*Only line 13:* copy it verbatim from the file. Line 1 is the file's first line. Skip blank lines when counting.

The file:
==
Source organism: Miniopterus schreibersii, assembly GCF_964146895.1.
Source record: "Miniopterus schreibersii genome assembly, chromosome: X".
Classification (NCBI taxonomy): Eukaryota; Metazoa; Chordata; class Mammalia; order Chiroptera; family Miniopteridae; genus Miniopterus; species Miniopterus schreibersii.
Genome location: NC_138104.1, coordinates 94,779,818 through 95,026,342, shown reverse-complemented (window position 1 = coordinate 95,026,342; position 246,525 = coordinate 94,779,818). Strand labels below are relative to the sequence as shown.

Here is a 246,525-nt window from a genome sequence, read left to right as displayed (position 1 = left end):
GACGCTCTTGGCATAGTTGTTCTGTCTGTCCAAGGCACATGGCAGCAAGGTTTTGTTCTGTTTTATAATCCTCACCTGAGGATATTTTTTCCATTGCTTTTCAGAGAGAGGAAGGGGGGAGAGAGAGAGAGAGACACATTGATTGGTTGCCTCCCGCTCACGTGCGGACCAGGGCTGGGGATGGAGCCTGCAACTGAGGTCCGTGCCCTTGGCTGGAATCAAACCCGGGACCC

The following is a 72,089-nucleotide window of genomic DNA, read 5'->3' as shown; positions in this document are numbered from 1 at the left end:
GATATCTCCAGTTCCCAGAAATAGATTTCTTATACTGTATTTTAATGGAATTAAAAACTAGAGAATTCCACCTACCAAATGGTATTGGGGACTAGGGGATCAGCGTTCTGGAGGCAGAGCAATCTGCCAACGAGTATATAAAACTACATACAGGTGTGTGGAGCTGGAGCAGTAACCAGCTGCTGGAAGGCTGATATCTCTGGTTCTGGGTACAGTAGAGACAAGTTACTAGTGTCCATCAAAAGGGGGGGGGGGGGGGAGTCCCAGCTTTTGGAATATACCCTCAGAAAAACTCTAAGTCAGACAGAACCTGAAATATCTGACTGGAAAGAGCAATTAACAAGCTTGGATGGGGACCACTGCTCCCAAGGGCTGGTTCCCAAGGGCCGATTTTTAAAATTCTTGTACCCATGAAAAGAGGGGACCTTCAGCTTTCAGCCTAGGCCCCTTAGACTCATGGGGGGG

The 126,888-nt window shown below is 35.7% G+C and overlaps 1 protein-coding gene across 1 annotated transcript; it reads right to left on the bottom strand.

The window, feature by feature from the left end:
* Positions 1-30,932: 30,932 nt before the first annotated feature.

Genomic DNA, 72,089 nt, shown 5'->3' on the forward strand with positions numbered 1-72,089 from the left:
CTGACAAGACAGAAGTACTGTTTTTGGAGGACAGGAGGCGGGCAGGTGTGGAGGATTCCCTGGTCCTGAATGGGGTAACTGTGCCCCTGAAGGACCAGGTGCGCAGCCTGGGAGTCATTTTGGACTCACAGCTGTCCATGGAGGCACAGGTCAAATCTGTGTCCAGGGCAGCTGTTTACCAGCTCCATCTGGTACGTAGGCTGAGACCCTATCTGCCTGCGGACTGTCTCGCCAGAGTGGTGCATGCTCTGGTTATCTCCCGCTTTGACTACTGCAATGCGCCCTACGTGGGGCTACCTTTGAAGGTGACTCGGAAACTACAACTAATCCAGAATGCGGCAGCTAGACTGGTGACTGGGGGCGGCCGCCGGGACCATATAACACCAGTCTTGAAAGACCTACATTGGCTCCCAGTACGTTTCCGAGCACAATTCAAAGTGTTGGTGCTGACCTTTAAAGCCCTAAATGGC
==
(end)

CTGACAAGACAGAAGTACTGTTTTTGGAGGACAGGAGGCGGGCAGGTGTGGAGGATTCCCTGGTCCTGAATGGGGTAACTGTGCCCCTGAAGGACCAGGTGCGCAGCCTGGGAGTCATTTTGGACTCACAGCTGTCCATGGAGGCACAGGTCAAATCTGTGTCCAGGGCAGCTGTTTACCAGCTCCATCTGGTACGTAGGCTGAGACCCTATCTGCCTGCGGACTGTCTCGCCAGAGTGGTGCATGCTCTGGTTATCTCCCGCTTTGACTACTGCAATGCGCCCTACGTGGGGCTACCTTTGAAGGTGACTCGGAAACTACAACTAATCCAGAATGCGGCAGCTAGACTGGTGACTGGGGGCGGCCGCCGGGACCATATAACACCAGTCTTGAAAGACCTACATTGGCTCCCAGTACGTTTCCGAGCACAATTCAAAGTGTTGGTGCTGACCTTTAAAGCCCTAAATGGC